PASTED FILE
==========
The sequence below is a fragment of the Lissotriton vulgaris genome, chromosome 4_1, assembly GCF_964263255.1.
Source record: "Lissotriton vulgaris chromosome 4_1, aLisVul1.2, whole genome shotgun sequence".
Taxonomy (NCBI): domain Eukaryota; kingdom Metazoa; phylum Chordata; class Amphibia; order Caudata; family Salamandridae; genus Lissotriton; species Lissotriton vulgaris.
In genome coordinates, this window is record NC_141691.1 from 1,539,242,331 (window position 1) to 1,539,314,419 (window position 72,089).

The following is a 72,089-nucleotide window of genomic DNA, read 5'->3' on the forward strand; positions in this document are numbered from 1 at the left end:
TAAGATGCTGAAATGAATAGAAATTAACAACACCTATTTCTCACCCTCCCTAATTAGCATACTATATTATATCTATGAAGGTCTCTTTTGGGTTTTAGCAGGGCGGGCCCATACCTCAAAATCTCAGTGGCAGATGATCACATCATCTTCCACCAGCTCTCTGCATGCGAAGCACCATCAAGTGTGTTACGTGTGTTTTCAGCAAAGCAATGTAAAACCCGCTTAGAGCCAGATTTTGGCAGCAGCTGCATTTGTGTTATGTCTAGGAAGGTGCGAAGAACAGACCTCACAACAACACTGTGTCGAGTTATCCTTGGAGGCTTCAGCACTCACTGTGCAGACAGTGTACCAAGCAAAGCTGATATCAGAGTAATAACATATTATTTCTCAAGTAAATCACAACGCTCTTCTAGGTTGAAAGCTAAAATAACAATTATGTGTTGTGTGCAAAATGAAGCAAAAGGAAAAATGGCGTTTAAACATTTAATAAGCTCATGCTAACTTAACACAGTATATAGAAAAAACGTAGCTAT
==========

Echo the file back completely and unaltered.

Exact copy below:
The sequence below is a fragment of the Lissotriton vulgaris genome, chromosome 4_1, assembly GCF_964263255.1.
Source record: "Lissotriton vulgaris chromosome 4_1, aLisVul1.2, whole genome shotgun sequence".
Taxonomy (NCBI): domain Eukaryota; kingdom Metazoa; phylum Chordata; class Amphibia; order Caudata; family Salamandridae; genus Lissotriton; species Lissotriton vulgaris.
In genome coordinates, this window is record NC_141691.1 from 1,539,242,331 (window position 1) to 1,539,314,419 (window position 72,089).

The following is a 72,089-nucleotide window of genomic DNA, read 5'->3' on the forward strand; positions in this document are numbered from 1 at the left end:
TAAGATGCTGAAATGAATAGAAATTAACAACACCTATTTCTCACCCTCCCTAATTAGCATACTATATTATATCTATGAAGGTCTCTTTTGGGTTTTAGCAGGGCGGGCCCATACCTCAAAATCTCAGTGGCAGATGATCACATCATCTTCCACCAGCTCTCTGCATGCGAAGCACCATCAAGTGTGTTACGTGTGTTTTCAGCAAAGCAATGTAAAACCCGCTTAGAGCCAGATTTTGGCAGCAGCTGCATTTGTGTTATGTCTAGGAAGGTGCGAAGAACAGACCTCACAACAACACTGTGTCGAGTTATCCTTGGAGGCTTCAGCACTCACTGTGCAGACAGTGTACCAAGCAAAGCTGATATCAGAGTAATAACATATTATTTCTCAAGTAAATCACAACGCTCTTCTAGGTTGAAAGCTAAAATAACAATTATGTGTTGTGTGCAAAATGAAGCAAAAGGAAAAATGGCGTTTAAACATTTAATAAGCTCATGCTAACTTAACACAGTATATAGAAAAAACGTAGCTAT